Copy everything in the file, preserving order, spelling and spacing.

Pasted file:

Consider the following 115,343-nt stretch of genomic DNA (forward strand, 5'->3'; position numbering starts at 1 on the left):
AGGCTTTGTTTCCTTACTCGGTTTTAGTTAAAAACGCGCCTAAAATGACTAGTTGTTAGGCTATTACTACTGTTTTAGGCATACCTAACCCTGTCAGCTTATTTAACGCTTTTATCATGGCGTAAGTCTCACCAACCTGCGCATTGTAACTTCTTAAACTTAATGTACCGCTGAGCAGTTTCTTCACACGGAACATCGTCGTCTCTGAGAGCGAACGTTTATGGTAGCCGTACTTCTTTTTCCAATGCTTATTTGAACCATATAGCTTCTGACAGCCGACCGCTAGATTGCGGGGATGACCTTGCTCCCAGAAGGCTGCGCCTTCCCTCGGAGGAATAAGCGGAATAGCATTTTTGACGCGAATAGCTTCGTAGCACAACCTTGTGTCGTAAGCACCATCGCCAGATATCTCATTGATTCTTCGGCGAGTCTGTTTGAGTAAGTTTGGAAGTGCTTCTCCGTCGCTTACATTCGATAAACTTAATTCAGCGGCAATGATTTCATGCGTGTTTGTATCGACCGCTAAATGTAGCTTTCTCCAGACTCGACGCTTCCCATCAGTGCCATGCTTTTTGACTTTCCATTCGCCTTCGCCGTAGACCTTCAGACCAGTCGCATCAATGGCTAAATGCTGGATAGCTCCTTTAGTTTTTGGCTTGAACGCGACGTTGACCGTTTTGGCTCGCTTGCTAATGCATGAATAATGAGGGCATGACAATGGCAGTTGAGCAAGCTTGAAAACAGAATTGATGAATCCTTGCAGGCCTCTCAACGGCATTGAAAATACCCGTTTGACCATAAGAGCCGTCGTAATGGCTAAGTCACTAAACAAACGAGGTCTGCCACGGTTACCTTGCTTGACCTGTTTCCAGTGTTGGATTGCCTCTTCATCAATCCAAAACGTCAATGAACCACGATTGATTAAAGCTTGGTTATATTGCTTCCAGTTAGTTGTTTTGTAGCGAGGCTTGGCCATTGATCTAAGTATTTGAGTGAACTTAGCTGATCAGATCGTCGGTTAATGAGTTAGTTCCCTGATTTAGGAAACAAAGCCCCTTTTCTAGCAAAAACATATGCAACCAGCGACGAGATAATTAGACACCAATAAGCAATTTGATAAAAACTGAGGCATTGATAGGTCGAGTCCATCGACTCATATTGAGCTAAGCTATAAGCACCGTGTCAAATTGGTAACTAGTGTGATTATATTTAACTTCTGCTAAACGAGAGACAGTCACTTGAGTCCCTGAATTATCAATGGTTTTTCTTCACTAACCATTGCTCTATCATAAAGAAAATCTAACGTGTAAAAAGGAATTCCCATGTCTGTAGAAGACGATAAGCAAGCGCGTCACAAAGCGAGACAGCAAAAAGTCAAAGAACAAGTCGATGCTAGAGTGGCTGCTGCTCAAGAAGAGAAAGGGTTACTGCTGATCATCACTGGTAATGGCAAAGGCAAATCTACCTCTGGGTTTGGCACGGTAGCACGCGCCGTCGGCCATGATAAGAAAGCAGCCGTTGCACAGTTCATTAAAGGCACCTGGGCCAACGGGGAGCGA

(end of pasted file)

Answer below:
Consider the following 115,343-nt stretch of genomic DNA (forward strand, 5'->3'; position numbering starts at 1 on the left):
AGGCTTTGTTTCCTTACTCGGTTTTAGTTAAAAACGCGCCTAAAATGACTAGTTGTTAGGCTATTACTACTGTTTTAGGCATACCTAACCCTGTCAGCTTATTTAACGCTTTTATCATGGCGTAAGTCTCACCAACCTGCGCATTGTAACTTCTTAAACTTAATGTACCGCTGAGCAGTTTCTTCACACGGAACATCGTCGTCTCTGAGAGCGAACGTTTATGGTAGCCGTACTTCTTTTTCCAATGCTTATTTGAACCATATAGCTTCTGACAGCCGACCGCTAGATTGCGGGGATGACCTTGCTCCCAGAAGGCTGCGCCTTCCCTCGGAGGAATAAGCGGAATAGCATTTTTGACGCGAATAGCTTCGTAGCACAACCTTGTGTCGTAAGCACCATCGCCAGATATCTCATTGATTCTTCGGCGAGTCTGTTTGAGTAAGTTTGGAAGTGCTTCTCCGTCGCTTACATTCGATAAACTTAATTCAGCGGCAATGATTTCATGCGTGTTTGTATCGACCGCTAAATGTAGCTTTCTCCAGACTCGACGCTTCCCATCAGTGCCATGCTTTTTGACTTTCCATTCGCCTTCGCCGTAGACCTTCAGACCAGTCGCATCAATGGCTAAATGCTGGATAGCTCCTTTAGTTTTTGGCTTGAACGCGACGTTGACCGTTTTGGCTCGCTTGCTAATGCATGAATAATGAGGGCATGACAATGGCAGTTGAGCAAGCTTGAAAACAGAATTGATGAATCCTTGCAGGCCTCTCAACGGCATTGAAAATACCCGTTTGACCATAAGAGCCGTCGTAATGGCTAAGTCACTAAACAAACGAGGTCTGCCACGGTTACCTTGCTTGACCTGTTTCCAGTGTTGGATTGCCTCTTCATCAATCCAAAACGTCAATGAACCACGATTGATTAAAGCTTGGTTATATTGCTTCCAGTTAGTTGTTTTGTAGCGAGGCTTGGCCATTGATCTAAGTATTTGAGTGAACTTAGCTGATCAGATCGTCGGTTAATGAGTTAGTTCCCTGATTTAGGAAACAAAGCCCCTTTTCTAGCAAAAACATATGCAACCAGCGACGAGATAATTAGACACCAATAAGCAATTTGATAAAAACTGAGGCATTGATAGGTCGAGTCCATCGACTCATATTGAGCTAAGCTATAAGCACCGTGTCAAATTGGTAACTAGTGTGATTATATTTAACTTCTGCTAAACGAGAGACAGTCACTTGAGTCCCTGAATTATCAATGGTTTTTCTTCACTAACCATTGCTCTATCATAAAGAAAATCTAACGTGTAAAAAGGAATTCCCATGTCTGTAGAAGACGATAAGCAAGCGCGTCACAAAGCGAGACAGCAAAAAGTCAAAGAACAAGTCGATGCTAGAGTGGCTGCTGCTCAAGAAGAGAAAGGGTTACTGCTGATCATCACTGGTAATGGCAAAGGCAAATCTACCTCTGGGTTTGGCACGGTAGCACGCGCCGTCGGCCATGATAAGAAAGCAGCCGTTGCACAGTTCATTAAAGGCACCTGGGCCAACGGGGAGCGA